Friday, 24 February 2017

Replacing a Single Tooth With an Implant

Are you looking to replace your missing tooth? If yes, then you should go for a dental implant. This procedure is used by dentists to replace one or more teeth. The resulting substitute totally looks natural, becomes part of the jawbone, and, therefore, lasts long. This dental procedure was invented by a Swedish orthopedic surgeon called Per-Ingvar Branemark in 1952.
What is a dental implant?
To fully understand, you will need to picture the structure of the tooth. There is the crown, the part located above the jaw, and the root, which is the part found inside the jaw. A dental implant is a fixture, surgically placed into the jawbone to replace the missing tooth root. After a successful fusion with the jawbone, the procedure ends with adding an artificial crown on top of the implant.
The success of this procedure is based on the fact that the implant does not affect the nearby teeth and has enormous stability. Since the 1970s, when the first dental implant was available for medical use, continued research coupled with advancement in technology have seen a vast improvement in the success rate of the procedure to about 98%.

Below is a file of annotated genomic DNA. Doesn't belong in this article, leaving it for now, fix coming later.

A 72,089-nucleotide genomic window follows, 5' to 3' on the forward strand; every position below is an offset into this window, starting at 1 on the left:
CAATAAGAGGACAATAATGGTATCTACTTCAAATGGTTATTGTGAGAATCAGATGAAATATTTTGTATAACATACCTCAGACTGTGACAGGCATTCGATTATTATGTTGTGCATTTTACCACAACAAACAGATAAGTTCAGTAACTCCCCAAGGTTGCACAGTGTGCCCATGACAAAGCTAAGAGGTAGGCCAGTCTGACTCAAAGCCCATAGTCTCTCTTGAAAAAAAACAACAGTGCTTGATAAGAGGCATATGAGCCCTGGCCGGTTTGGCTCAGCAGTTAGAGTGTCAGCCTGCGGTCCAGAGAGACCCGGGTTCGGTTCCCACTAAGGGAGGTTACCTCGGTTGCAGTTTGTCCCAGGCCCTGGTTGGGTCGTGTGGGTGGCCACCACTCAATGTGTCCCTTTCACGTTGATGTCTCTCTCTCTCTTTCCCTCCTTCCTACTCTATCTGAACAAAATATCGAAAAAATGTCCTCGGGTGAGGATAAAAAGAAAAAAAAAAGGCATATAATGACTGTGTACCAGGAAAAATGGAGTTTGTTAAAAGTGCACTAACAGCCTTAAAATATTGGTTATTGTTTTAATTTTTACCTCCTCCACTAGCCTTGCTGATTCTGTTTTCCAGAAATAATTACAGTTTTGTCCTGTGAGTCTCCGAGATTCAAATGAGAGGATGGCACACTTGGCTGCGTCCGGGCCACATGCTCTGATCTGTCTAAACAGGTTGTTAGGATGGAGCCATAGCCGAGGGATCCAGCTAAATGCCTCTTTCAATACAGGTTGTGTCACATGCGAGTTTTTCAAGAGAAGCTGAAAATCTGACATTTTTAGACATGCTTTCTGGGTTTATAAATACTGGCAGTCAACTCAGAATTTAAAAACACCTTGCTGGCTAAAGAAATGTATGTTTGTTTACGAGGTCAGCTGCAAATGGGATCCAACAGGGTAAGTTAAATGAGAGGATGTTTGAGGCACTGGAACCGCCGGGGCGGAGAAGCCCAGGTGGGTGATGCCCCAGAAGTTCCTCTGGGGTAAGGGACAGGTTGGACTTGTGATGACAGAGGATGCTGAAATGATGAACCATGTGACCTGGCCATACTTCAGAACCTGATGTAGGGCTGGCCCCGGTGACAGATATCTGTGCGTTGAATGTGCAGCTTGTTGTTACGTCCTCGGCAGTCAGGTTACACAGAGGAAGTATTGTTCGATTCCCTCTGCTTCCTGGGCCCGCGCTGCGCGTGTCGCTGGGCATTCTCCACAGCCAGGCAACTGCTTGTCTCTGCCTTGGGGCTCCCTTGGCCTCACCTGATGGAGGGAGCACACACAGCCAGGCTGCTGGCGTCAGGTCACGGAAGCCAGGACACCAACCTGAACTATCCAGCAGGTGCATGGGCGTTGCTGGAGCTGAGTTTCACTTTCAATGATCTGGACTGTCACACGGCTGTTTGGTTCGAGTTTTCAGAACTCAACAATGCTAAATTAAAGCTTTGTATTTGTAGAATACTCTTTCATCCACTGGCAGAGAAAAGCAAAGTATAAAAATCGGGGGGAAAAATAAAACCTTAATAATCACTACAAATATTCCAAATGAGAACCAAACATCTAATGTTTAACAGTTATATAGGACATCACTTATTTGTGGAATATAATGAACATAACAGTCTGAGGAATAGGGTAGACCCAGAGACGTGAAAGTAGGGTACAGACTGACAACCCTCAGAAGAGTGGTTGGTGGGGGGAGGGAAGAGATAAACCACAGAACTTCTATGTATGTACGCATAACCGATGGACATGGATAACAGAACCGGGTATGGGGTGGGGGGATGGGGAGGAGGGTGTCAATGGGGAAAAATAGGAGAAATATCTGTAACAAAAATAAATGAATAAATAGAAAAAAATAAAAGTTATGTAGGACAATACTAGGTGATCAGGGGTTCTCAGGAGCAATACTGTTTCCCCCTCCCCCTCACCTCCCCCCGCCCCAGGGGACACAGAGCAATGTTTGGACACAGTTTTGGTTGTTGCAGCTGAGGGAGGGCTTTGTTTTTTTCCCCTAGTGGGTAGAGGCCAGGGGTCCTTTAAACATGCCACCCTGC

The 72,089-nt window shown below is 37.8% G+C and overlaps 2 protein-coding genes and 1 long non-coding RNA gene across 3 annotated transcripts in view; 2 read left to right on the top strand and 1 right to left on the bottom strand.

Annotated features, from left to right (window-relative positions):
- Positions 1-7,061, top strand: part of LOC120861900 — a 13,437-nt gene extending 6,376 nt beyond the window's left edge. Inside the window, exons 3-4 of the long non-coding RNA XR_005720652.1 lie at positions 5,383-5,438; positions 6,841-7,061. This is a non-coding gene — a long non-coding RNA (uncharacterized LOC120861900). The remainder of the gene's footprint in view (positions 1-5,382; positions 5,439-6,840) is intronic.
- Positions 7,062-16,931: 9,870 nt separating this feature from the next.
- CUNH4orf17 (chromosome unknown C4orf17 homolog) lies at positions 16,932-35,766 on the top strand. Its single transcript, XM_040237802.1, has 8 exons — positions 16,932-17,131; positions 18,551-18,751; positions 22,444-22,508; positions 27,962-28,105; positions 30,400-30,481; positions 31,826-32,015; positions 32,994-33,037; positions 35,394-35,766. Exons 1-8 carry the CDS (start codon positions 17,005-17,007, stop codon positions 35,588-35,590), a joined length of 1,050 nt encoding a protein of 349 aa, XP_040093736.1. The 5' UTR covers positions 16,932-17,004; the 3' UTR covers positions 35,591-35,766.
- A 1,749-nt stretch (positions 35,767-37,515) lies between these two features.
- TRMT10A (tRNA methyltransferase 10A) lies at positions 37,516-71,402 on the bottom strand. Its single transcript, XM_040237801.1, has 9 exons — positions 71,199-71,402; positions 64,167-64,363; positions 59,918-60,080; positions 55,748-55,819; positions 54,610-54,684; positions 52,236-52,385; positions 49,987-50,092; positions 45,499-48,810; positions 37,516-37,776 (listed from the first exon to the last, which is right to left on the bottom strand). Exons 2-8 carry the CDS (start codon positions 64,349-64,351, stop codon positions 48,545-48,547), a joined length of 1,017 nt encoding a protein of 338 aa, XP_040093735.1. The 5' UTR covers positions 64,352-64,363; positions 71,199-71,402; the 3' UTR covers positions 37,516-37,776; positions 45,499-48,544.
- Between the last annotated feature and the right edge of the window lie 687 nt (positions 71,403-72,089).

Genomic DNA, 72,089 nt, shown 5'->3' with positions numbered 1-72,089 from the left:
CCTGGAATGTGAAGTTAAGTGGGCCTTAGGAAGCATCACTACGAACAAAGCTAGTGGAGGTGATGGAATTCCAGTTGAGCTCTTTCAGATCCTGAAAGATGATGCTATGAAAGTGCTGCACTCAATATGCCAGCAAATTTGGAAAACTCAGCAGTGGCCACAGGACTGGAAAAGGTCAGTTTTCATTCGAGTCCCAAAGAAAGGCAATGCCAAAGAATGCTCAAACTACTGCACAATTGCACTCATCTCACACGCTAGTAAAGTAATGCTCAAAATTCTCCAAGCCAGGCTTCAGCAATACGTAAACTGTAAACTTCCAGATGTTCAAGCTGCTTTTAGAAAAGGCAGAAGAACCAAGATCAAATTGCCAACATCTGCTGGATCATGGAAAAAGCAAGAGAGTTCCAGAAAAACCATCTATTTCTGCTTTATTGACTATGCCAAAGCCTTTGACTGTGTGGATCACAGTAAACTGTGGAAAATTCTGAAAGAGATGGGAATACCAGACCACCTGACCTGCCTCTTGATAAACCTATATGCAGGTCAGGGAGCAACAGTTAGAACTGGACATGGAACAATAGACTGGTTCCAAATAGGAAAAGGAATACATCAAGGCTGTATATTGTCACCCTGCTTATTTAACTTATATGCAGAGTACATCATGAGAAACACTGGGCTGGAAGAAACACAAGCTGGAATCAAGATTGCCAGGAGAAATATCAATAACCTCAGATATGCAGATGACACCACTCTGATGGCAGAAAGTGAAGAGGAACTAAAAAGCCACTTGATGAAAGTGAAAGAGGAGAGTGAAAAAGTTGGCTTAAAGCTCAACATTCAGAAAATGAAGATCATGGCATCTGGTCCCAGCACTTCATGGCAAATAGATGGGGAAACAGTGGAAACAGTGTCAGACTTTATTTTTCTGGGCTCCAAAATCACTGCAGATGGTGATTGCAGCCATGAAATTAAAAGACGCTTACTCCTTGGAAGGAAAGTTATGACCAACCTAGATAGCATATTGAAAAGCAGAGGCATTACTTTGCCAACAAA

How is the implant placed?
The procedure of placing the implant is smooth and efficient. The implant looking like a cylinder or a screw is placed into your jaw and allowed to fuse with your jawbone over the next two to six months. The actual duration will depend on the condition of your jawbone and if bone gratification will be necessary. The fusion is crucial for the formation of an anchor for the artificial tooth.
During the period when you wait for the implant to fuse with the jawbone, you can opt for a temporary tooth replacement over the implant. The second step is usually to add an extension on the implant that will form the foundation on which your new tooth will be placed. Due to possible damage on the gum, there will be time for the gum to heal before proceeding to the next step.
However, the need for the second phase will depend on the condition of your gums. One-stage implant system uses an implant with an extension, making the second stage unnecessary. Your dentist will advise on the best option for you. The whole procedure is comfortable and painless, usually done under anesthesia.
The last step is the placement of the crown. Your dentist will create one for you and attach it to a metal post called the abutment. After a short period of healing, you will have a restored ability to smile, chew and speak comfortably, and you may even forget that you had lost a tooth. The steps may be combined in some instances, and the duration of the healing processes before the next step may vary. Your dentist will advise.